UK: New Registered Design Law in Place from Today

Last Updated: 10 December 2001

The UK has finally implemented the Designs Directive. The new regulations made under the Directive - The Registered Designs Regulations 2001 – have their first working day in force today. In order to accommodate the Directive's intended harmonisation of design laws across the Community, the process of registration of designs in the UK has had to change in some significant ways:

1. Worldwide novelty requirements

To be registrable, a design will now have to be novel worldwide (rather than just in the UK) i.e. it cannot be the same as any disclosed design anywhere in the world. However, prior disclosures that the applicant can prove are too obscure to be known to any designer in the relevant field can be ignored. An example given by the Patent Office is that of a jewellery designer's design not being refused because, quite by chance, it was found to be the same as some jewellery in a remote museum.

2. "Individual Character" required

This is a completely new test. The design must not just be different from other designs its must be significantly different from them in the eyes of the "informed user" - not a skilled design expert but rather a regular user of the products in question. As the Patent Office explains in its guidance, if "the product produces the notion of "déjà vu", it will fail as being too similar to another item and thereby lack individual character".

3. No requirement for the application of the design to an article or for industrial manufacture

The old law only allowed registrations where a design was applied to an "article" and the registration was specific to that particular article. Now the design itself will be protected, whatever the article to which it is applied. Under the old law there was also a requirement for the design to be applied to an article of manufacture or by an industrial process. Such considerations will now no longer be relevant.

Of particular interest to people engaged in the field of IT is the possibility of registration of icons appearing on a computer screen, the Regulations expressly providing for the registration of "graphic symbols" and "typographic typefaces". A design registration will provide protection without the need to show copying (in contrast to the position in copyright).

4. Protection affordable to parts of products

Under the old law only an element of a product with an "independent life of its own" could be registrable as a design. Now however component parts are registrable as long as they are ordinarily in view when in use.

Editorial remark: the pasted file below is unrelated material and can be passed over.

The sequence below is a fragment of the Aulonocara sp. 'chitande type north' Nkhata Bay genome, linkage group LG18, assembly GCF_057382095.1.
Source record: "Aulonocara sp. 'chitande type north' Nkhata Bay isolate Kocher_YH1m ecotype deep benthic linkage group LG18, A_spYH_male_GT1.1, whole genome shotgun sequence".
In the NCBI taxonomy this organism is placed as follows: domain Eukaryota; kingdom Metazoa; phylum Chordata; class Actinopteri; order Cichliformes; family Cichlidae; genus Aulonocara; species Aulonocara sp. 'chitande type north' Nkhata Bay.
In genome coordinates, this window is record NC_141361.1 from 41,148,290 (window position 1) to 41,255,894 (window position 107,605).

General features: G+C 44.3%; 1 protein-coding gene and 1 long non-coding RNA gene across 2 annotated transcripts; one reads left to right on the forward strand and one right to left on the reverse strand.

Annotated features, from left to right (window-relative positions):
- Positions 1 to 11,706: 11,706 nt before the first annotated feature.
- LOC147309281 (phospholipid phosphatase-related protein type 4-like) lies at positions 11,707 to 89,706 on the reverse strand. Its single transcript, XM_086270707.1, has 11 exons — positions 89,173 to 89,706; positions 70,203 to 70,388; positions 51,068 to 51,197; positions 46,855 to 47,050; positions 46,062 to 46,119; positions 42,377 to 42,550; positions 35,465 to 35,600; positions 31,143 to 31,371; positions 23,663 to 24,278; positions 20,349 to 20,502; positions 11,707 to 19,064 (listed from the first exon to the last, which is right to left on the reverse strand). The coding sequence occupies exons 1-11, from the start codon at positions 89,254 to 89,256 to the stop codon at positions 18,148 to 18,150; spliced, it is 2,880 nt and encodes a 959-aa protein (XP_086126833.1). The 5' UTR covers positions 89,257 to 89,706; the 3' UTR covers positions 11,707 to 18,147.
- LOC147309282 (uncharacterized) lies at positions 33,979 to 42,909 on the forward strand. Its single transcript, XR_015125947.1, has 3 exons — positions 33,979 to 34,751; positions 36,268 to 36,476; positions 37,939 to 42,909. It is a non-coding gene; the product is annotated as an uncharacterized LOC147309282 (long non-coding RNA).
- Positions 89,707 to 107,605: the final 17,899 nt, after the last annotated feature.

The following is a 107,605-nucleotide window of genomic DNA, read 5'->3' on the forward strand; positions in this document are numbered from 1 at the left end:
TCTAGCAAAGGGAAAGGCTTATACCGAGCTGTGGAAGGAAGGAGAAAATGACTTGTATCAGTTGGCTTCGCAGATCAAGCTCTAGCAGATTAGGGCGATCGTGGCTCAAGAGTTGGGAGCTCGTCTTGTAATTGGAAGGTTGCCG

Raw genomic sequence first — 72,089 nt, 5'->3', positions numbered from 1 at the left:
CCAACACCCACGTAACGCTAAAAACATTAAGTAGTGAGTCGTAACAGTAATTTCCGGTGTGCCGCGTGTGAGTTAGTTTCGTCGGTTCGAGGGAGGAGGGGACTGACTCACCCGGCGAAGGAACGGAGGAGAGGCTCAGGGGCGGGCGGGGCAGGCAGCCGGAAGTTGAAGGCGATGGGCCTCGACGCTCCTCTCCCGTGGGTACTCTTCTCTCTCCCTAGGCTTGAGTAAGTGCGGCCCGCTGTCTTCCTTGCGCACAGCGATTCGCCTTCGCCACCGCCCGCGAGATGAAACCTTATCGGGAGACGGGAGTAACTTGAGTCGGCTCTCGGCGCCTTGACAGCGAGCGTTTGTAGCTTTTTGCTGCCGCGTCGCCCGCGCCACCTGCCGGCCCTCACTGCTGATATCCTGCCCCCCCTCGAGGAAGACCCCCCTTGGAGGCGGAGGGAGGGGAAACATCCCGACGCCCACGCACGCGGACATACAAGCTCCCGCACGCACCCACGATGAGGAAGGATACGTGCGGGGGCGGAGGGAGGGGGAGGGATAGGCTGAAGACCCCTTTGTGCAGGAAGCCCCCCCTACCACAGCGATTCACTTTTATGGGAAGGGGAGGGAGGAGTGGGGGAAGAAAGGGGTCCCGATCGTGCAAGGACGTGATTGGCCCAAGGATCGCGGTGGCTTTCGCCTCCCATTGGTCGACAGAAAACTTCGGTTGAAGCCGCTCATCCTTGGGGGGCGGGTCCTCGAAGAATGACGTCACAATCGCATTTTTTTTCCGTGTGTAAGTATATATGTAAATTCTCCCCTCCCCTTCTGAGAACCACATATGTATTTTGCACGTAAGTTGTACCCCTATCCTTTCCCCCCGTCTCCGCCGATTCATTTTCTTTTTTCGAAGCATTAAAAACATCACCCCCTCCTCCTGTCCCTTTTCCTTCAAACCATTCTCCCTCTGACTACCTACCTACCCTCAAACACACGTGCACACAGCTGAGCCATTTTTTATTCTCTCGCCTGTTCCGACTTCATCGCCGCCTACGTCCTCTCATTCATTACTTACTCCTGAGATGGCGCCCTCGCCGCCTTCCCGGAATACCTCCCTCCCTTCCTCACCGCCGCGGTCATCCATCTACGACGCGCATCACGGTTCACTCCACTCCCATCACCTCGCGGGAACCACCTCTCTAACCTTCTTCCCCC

5. 12 month "grace period"

Whereas previously any disclosure of the design outside a certified exhibition prior to filing an application for registration would fall foul of the novelty requirements, under the new Regulations designers will have a 12 month grace period from the date of first disclosure in which to apply for registration. In this way designers can exhibit and market their new design to assess its potential before they have to commit to registration. However, if, not acting upon the first designer's disclosure, another person shows the same or similar design which he created independently before the first has made his application, that third party's disclosure will prevent the first's registration even if the former's application was inside the 12 month period. It would therefore appear that registrations should be made as soon as possible under the new regime as under the old.

The possibility of registering icons appearing on a computer screen (at least insofar as they formed part of a preloaded computer operating system) has already been somewhat anticipated by the recent decision of Jacob J in Apple Computer Incorporated v Design Registry (24th October 2001, unreported). In this case Jacob J. allowed Apple Computer's appeal from the Design Registrar's decision not to allow a registration for such icons. The judge did not apply the Directive directly but nevertheless concluded that the design of Apple's icons was registrable by reasoning that the "article" in question was the computer screen and the icon designs were "designs applied by an industrial process" having been built into the software as part of the process of manufacture of the computer. In adopting this reasoning the judge asserted that where the new directive clearly envisaged that such a design might be registrable, then it should be.

"© Herbert Smith 2002

The content of this article does not constitute legal advice and should not be relied on as such. Specific advice should be sought about your specific circumstances.

For more information on this or other Herbert Smith publications, please email us."

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